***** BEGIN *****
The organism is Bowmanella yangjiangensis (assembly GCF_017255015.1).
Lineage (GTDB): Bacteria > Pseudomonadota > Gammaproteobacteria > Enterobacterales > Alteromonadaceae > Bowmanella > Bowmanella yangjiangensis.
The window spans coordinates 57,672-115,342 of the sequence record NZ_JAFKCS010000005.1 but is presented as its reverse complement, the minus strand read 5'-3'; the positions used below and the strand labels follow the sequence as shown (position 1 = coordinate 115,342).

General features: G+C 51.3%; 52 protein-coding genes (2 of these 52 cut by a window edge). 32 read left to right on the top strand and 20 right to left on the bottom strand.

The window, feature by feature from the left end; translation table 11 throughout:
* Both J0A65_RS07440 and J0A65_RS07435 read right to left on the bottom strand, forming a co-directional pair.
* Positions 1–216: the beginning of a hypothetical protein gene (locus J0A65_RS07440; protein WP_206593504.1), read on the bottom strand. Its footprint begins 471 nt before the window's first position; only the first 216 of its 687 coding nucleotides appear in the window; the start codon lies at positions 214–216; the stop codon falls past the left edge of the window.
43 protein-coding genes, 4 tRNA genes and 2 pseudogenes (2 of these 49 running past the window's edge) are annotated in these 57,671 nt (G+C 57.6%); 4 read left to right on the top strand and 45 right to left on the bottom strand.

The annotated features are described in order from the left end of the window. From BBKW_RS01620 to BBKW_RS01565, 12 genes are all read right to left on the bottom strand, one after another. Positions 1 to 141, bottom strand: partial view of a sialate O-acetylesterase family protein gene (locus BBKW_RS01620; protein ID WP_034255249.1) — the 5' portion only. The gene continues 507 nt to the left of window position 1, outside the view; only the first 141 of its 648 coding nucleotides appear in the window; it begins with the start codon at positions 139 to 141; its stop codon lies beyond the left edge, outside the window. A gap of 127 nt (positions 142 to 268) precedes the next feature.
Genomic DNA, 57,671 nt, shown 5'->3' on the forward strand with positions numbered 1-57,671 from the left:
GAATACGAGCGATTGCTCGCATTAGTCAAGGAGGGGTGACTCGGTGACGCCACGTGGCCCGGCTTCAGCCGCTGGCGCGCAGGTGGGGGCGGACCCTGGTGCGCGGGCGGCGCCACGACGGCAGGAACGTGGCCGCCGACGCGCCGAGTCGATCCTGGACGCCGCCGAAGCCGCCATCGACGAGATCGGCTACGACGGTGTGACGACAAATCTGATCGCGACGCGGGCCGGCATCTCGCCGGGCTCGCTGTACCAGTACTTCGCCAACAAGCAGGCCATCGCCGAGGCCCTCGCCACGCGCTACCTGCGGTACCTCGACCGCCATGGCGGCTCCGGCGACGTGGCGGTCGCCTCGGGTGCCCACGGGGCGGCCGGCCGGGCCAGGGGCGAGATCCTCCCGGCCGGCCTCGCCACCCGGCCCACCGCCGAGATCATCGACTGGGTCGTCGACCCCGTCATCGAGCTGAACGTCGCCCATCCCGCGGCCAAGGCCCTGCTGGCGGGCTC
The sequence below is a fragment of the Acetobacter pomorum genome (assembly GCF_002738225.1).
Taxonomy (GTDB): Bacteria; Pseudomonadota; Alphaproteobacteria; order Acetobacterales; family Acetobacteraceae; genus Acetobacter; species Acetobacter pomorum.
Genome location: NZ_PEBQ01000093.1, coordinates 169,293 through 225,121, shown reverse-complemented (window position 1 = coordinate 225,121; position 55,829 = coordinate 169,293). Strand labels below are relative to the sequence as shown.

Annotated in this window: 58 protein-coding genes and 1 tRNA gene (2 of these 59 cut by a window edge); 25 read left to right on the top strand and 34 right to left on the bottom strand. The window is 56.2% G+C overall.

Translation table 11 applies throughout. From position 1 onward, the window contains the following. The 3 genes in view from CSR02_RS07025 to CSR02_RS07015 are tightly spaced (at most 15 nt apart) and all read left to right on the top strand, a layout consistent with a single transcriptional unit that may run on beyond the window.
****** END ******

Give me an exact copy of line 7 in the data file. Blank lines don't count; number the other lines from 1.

* Positions 1–216: the beginning of a hypothetical protein gene (locus J0A65_RS07440; protein WP_206593504.1), read on the bottom strand. Its footprint begins 471 nt before the window's first position; only the first 216 of its 687 coding nucleotides appear in the window; the start codon lies at positions 214–216; the stop codon falls past the left edge of the window.